K. Sabeel Rahman

K. Sabeel Rahman teaches administrative and constitutional law at Brooklyn Law School and is a fellow at New America and the Roosevelt Institute. He is the author of Democracy Against Domination.

Recent Articles

Corporate Power and the Unmaking of American Democracy

We the Corporations: How American Businesses Won Their Civil Rights By Adam Winkler Liveright Corporations and American Democracy By Naomi R. Lamoreaux and William J. Novak, Eds. Harvard University Press This article appears in the Spring 2018 issue of The American Prospect magazine. Subscribe here . With the passage of a massive corporate tax cut, a billionaire’s cabinet in Washington, and rising corporate profits amidst worsening economic inequality and insecurity, the problem of corporate power is justifiably at the forefront of political debate. A pair of new books provide a rich historical context for understanding these tensions between corporate power, democracy, and inequality: legal scholar Adam Winkler’s We the Corporations , and a volume edited by historians Naomi Lamoreaux and William Novak called Corporations and American Democracy . Taken together, these volumes show how corporations have historically leveraged law and public policy to secure far greater...

Up Against Big Tech

The old challenges of concentrated economic and political power now confront us in new forms.

AP Photo/Manuel Balce Ceneta
Move Fast and Break Things: How Facebook, Google, and Amazon Cornered Culture and Undermined Democracy By Jonathan Taplin Little, Brown World Without Mind: The Existential Threat of Big Tech By Franklin Foer Penguin The Captured Economy: How the Powerful Enrich Themselves, Slow Down Growth, and Increase Inequality By Brink Lindsey and Steven Teles Oxford University Press This article appears in the Winter 2018 issue of The American Prospect magazine. Subscribe here . Long the darlings of the digital revolution, Google, Facebook, and Amazon now face growing concern about the power they have acquired over politics, culture, and the economy. With Google and Facebook, the immediate issue in the past year has been their role in spreading fake news. With Amazon, it’s been the online retailing giant’s seemingly relentless march into every consumer market. Three new books suggest that these concerns about Big Tech are indicative of a larger battle over new forms of concentrated...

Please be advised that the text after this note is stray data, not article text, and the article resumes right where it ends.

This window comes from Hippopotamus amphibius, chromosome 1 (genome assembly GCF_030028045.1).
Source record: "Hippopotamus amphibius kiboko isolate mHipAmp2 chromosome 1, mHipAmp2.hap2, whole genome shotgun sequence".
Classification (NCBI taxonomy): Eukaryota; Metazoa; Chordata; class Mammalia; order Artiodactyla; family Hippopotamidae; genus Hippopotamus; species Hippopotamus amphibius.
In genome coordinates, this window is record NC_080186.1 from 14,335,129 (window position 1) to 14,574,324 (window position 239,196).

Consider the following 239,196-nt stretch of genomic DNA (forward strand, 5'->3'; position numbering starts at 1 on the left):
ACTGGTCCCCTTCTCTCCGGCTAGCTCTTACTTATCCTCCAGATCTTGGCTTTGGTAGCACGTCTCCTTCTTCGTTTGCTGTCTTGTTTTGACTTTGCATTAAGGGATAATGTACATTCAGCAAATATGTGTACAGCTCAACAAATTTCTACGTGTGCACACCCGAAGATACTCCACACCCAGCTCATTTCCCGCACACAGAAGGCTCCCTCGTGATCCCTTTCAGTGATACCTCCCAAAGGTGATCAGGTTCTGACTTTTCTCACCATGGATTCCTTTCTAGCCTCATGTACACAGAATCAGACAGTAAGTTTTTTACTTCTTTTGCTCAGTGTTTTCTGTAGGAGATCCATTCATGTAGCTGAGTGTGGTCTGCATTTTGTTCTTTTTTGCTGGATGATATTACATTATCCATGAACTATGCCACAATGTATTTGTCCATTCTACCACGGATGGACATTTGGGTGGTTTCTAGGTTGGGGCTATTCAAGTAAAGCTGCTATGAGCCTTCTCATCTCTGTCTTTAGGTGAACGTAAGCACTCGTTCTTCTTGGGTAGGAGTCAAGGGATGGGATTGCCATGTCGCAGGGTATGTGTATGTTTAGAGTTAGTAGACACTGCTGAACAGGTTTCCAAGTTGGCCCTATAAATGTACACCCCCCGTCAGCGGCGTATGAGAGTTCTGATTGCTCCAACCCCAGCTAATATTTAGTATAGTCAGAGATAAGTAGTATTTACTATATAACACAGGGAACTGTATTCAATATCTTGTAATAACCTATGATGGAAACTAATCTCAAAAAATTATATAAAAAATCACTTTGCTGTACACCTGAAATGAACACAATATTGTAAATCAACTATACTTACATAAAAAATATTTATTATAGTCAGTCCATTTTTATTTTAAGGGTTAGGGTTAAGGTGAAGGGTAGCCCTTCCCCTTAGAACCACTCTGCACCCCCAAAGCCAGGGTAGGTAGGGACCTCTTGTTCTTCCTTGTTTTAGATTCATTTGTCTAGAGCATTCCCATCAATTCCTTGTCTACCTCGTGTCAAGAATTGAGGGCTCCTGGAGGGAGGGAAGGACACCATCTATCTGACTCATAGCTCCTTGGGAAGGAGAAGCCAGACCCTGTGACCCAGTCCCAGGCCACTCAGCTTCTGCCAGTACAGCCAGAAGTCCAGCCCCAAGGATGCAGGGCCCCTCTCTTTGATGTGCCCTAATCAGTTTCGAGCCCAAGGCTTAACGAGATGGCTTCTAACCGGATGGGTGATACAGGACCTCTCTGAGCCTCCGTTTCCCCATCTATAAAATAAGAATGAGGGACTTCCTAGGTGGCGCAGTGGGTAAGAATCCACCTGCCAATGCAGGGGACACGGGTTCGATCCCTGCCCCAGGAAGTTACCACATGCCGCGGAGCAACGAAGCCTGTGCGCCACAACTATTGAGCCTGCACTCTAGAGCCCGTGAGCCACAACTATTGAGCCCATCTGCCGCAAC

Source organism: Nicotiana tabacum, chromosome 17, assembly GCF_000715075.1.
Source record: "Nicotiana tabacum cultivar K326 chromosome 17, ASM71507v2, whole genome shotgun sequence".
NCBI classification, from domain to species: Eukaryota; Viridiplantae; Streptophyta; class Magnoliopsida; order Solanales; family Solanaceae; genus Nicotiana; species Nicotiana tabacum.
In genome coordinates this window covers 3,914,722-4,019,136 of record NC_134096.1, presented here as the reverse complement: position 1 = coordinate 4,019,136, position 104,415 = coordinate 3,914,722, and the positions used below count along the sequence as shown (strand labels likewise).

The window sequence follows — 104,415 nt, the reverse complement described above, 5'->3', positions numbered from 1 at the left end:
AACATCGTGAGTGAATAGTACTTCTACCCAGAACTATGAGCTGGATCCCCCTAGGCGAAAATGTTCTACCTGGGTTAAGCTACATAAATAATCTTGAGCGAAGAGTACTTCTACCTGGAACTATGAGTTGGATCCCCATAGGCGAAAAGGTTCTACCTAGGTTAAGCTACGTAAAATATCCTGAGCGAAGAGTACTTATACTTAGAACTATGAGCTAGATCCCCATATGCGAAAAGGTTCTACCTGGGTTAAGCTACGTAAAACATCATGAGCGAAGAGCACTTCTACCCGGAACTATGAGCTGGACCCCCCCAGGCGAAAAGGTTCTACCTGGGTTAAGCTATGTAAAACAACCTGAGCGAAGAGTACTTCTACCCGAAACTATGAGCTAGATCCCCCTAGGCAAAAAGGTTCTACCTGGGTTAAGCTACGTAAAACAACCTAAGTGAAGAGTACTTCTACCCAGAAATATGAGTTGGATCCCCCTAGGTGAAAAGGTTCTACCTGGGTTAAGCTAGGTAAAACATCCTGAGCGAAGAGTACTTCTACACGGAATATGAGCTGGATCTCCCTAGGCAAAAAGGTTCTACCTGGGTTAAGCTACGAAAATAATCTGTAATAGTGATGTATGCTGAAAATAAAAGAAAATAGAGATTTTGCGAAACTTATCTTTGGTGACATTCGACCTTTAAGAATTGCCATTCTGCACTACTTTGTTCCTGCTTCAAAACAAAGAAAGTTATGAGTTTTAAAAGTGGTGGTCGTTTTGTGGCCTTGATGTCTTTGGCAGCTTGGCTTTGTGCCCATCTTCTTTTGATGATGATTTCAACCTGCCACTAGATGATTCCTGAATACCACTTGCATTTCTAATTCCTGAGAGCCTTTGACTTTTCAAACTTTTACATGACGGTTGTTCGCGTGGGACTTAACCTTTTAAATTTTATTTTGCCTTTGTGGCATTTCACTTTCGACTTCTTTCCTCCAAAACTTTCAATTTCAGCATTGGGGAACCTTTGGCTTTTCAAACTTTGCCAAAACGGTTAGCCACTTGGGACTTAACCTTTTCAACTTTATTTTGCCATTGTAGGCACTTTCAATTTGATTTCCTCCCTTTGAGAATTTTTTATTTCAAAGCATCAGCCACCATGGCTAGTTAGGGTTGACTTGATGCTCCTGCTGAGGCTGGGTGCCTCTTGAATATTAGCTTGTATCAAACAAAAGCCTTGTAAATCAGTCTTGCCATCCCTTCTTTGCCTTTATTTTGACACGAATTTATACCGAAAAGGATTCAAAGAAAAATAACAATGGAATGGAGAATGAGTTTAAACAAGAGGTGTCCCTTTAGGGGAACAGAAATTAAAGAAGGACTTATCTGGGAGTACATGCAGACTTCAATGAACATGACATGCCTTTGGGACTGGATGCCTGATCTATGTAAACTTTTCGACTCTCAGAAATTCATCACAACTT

Challenging the New Curse of Bigness

Most of today’s abuses call for antitrust remedies from the Progressive Era—if we just get serious about enforcement.

AP Photo/Eric Risberg, File
This article appears in the Fall 2016 issue of The American Prospect magazine. Subscribe here . In a January speech on the excessive economic and political power of big finance, Bernie Sanders declared, “If Teddy Roosevelt, the Republican trust-buster were alive today, he would say, ‘Break ’em up.’ And he would be right.” Hillary Clinton invoked the same legacy. “It’s time to take a page from Teddy Roosevelt’s book and get our economy working for Americans again,” Clinton wrote last fall in an op-ed that called for expanded antitrust enforcement to counteract increasing corporate concentration. The abuse of private power was the central concern for progressive reformers a century ago—and the same issues resonate today. From railroads to oil to finance, men like Andrew Carnegie, Cornelius Vanderbilt, John Rockefeller, and J.P. Morgan had centralized control over these core industries. Some used direct corporate ownership;...